Lebanese Today: Is it a new Language or are they just Lazy?

Lebanon is a small country.

In fact, the CIA describes the nation to be “about one-third the size of Maryland” (see Area Comparison map). The “open-culture” mantra of Lebanese society makes it relatively more susceptible to change and adaptation. French occupation. Large numbers of Arab and Armenian refugees. The spread of the English-dominated Internet and social media. All of these factors pervade this small piece of land. The United States, in comparison, is an entire continent, so while it is multilingual, the language distribution has a larger effect on a smaller country. This gives rise to one paramount question: 

Can Lebanon’s future generations, or its current one for that matter, speak real, classical Arabic anymore?

Well, at least there are no dying languages in Lebanon, right? Not yet, anyway.

A Little Bit of History

     The Arabic language is the most ethnolinguistically vital of the three commonly used languages in Lebanon, the other two being French and English. According to the Lebanese Constitution: “Arabic is the official national language”, while, “a law shall determine the cases in which the French language can be used”. The act of instating Arabic as the official language helped to re-established Arab culture after the end of French rule in the 1940s. While Arabic is very important to its people, it is mainly the elder Lebanese generation that does.

     Arabic is a deep-rooted language that has been spoken for hundreds of years all over the Middle East. The Arabic language connects Lebanon to its Arab Middle Eastern and North African neighbors. Classical Arabic is universally understood amongst the Lebanese population. This is especially true as it stands that Lebanon is home to a heavy relative percentage of refugees, including Armenian, Palestinian, and more recently, Syrians. Due to the historic influx of Armenian refugees into Lebanon, the Armenian’s status today “is in vigorous use, with literature in a standardized form being used by some though this is not yet widespread or sustainable” (Ethnologue). While this is true, its spread is in a dispersed fashion without much significance in official economic, formal, or political Lebanese affairs. The same can be said for Kurdish.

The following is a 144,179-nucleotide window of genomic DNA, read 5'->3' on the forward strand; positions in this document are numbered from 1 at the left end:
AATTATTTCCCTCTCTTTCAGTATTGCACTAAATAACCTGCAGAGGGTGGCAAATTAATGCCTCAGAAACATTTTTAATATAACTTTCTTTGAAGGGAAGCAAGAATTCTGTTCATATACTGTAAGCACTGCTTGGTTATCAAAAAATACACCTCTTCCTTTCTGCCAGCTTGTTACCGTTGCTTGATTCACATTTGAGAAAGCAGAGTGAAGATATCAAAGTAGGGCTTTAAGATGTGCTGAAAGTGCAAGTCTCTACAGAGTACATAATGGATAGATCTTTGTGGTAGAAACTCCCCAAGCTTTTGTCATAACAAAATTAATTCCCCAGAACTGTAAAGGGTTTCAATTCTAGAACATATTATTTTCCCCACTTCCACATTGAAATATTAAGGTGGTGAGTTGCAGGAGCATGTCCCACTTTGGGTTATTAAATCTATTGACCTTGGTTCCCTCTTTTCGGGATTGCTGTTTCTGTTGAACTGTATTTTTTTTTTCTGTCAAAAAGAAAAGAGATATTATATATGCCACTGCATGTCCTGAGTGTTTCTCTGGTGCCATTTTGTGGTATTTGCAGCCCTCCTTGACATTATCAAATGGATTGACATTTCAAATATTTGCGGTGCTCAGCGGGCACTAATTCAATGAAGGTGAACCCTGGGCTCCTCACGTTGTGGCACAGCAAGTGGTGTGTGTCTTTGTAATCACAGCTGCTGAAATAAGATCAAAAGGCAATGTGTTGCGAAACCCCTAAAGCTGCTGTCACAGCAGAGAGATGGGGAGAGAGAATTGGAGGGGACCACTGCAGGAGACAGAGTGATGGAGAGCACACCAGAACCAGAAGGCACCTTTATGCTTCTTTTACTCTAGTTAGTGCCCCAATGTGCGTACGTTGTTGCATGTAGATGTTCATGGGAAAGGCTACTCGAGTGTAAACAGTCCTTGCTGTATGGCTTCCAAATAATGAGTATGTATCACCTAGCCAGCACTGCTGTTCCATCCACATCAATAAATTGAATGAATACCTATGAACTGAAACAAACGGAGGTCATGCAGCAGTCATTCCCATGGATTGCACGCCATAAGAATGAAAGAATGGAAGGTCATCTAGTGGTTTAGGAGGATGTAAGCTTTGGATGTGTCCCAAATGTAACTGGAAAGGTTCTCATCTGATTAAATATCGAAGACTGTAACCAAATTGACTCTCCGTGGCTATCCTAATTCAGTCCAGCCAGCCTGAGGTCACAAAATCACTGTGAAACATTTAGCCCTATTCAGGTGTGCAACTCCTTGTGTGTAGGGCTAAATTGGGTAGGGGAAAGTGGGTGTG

A Little More History

Levantine_Arabic_Map_v4

     Arabic has different dialects in every region of the country, including Northern Levantine (see Levantine Arabic map and key). Each village, town, or area in Lebanon has a different dialect that allows one to determine which part of the country an individual is from based solely on the dialect of Arabic spoken. According to the Ethnologue, Arabic stands at a status of 3 in its linguistic analysis of Lebanon, meaning that “the language has been developed to the point that it is used and sustained by institutions beyond the home and community”. Supported by the formal government, mass media, and business, Arabic reigns at the top of the Lebanese language pyramid. Language expert, Professor Mohamed Said, said, “‘Classical Arabic is the language of communication, literature, science, philosophy, the arts – it is something that unites the Arab world’” (Shawish). It is in this way that Arabic unifies, on a smaller scale, the different sects in Lebanon by simply fostering common ground, regardless of religion, belief or political affiliation.